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Progressive Rock CD Reviews

Charles Brown

Wind of the Eastern Sea

Review by Gary Hill

I really love this album. It’s instrumental and powerful. It’s part progressive rock, part fusion, part jam band and yet that’s not the entire picture. Most of the time it flows seamlessly from one track to another in sort of a singular musical journey. This is great stuff.

This review is available in book format (hardcover and paperback) in Music Street Journal: 2015  Volume 4 at lulu.com/strangesound.

Track by Track Review
The Awakening

A dramatic and powerful introductory passage gives way to something that’s almost heavy metal. As it moves forward the prog elements are laced over the top. This has some space rock in the mix, too. After a time it drops to a mellower, prog ballad type movement. It eventually works back out to the more rocking territory.

Dragon's Triangle
Seeming almost like an extension of the previous cut, this powers forward. The cut even shifts toward fusion further down the musical road. A mellower section emerges, but this one isn’t as balladic. Some screaming guitar soloing comes out after that segment and the piece just keeps evolving. Later it works through reincarnations of the earlier segments. The section that takes this into the next piece includes some particularly inspired guitar soloing.
Nothingness and Eternity

Somehow the keyboard based movement that starts this makes me think of the beginning of “Baba O’Riley” a bit. It works out to more seriously rocking territory. The guitar really guides it, but other elements add to the magic. This leans toward fusion, but also lends well in the rock zone. Working through variants on the various movements, that keyboard based section returns mid-track.

New Horizon

We get some tastefully noisy guitar soloing near the start of this. The cut is another slab of the same variety. That said, it’s not likely to be mistaken as one of the other pieces. This combination of hard rock, fusion and more is unique in delivery, if not general musical territory. This one has some of the meatiest, rock oriented guitar soloing of the whole disc.

Wind of the Eastern Sea

This one comes in with mellow music built around picked guitar. It has a rather space rock turned fusion kind of vibe. It starts rocking out more around the thirty second mark. This one has some particularly cool changes. I love the keyboard dominated groove later, in particular.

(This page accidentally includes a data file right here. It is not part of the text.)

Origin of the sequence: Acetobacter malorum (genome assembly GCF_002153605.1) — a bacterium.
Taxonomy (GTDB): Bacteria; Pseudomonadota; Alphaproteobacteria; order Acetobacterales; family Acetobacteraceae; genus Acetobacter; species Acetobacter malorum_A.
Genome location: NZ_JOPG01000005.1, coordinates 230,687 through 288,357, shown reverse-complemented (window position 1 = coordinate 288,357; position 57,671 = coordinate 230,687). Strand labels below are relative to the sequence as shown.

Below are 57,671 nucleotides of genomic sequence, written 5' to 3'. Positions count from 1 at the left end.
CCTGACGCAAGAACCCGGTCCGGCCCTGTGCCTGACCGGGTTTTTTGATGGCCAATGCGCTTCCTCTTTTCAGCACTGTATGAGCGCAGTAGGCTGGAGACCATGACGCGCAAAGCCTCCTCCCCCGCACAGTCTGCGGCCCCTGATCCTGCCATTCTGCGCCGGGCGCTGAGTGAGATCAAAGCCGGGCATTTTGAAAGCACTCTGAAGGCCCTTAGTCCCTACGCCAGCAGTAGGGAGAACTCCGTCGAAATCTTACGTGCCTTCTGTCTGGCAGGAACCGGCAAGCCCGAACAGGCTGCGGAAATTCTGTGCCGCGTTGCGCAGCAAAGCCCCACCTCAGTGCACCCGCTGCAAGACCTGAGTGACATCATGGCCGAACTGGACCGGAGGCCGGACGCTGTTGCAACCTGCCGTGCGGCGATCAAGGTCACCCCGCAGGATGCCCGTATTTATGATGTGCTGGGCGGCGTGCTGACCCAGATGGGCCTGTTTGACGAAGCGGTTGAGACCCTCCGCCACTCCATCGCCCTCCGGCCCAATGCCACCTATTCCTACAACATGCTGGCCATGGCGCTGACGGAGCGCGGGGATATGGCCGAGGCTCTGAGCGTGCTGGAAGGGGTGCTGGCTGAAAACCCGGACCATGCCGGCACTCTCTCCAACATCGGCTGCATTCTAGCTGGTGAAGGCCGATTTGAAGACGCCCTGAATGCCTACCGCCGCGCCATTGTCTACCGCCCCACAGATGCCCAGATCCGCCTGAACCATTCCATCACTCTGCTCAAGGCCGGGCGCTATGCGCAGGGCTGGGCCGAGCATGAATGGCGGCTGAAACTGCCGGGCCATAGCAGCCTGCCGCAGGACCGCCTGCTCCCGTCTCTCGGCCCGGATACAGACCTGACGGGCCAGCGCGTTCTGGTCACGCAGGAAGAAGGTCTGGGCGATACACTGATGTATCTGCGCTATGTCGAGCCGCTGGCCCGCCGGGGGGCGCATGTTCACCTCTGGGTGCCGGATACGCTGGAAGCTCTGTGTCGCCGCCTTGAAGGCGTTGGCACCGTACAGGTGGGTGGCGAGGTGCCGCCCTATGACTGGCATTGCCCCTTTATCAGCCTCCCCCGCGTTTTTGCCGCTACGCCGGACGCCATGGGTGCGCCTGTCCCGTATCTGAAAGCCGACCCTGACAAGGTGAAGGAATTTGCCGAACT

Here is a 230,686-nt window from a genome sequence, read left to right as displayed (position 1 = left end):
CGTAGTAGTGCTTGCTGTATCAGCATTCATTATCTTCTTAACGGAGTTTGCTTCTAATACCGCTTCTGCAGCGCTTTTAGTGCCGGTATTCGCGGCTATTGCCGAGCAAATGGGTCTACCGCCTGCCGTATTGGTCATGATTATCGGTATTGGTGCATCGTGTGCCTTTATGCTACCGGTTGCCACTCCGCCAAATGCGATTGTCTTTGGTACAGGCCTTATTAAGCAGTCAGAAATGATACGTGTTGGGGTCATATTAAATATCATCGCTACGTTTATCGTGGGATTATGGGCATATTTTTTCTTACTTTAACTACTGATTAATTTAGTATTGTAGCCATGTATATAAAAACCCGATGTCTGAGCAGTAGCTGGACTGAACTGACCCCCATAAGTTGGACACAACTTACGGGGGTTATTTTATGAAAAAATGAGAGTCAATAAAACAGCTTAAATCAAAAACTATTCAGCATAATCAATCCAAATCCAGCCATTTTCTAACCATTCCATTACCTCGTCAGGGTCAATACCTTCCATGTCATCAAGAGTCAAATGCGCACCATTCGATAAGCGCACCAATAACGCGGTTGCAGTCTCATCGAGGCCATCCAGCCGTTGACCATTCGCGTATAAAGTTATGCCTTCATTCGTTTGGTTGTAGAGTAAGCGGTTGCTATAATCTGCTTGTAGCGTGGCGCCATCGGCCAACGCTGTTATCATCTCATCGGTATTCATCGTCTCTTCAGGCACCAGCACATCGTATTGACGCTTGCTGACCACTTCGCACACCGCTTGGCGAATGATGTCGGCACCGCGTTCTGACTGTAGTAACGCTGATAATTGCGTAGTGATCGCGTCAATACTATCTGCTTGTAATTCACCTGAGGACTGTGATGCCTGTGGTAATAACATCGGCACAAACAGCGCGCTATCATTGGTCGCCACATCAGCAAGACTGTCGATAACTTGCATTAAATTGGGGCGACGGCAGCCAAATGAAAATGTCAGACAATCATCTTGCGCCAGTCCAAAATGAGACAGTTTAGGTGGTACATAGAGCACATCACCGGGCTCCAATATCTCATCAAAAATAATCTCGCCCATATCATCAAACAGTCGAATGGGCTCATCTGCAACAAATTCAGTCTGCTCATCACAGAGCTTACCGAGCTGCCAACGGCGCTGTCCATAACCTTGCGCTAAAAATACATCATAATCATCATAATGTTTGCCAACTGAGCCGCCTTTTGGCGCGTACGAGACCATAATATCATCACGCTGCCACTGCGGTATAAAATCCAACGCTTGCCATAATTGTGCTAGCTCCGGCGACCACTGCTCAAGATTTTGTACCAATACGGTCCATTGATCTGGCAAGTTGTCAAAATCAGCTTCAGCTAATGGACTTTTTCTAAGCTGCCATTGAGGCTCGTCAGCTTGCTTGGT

Above the Mist

A consistently mellower and more melodic piece, I like this one a lot. It’s a great change. It’s also a bit of a respite from some of the more intense stuff. Yet, it still has drama.

Tower of the Wind

In stark contrast to the previous one, this powers out early into some hard rocking sounds. It drops down after a short time, though, to mellower stuff that almost makes me think of Pat Metheny. The shifts between contrasting harder edged stuff and more sedate is one of the real strengths of this piece.

Vanishing Point

Acoustic guitar opens this and moves it forward in delicate, rather classical patterns. That ends around the one minute mark with some space rock giving way to some serious technical metal styled building. Eventually the cut shifts to more straightforward hard rock. That said, it doesn’t stay there long, moving to fusion and more. This is a killer cut that shifts and turns quite often. The range between extremely mellow, extremely metal and everything in-between is classic.

Astral Projection

This number is nearly pure fusion. It even gets into some funky territory at times. It’s a great change and a lot of fun. It reminds me of something like Herbie Hancock in places, too.

Touch the Sunlight

Although this doesn’t seem to have as many changes as some of the rest do, it’s still a solid song. The guitar soloing really steals the show on this number. It does have a nice balance between mellower and more rocking territory, too.

Nuclear Burn

Intricate guitar and keyboards meandering about make up the opening section here. They create an almost space meets jazz kind of vibe. Then some scorching hot guitar enters and we are taken into a very metallic movement. Keyboard jam over the top of that backdrop. Then a guitar soloing section that’s more thrash metal takes over from there. As this continues to evolve there are some amazing musical moments. I particularly love some of the keyboard soloing on the final section.

 
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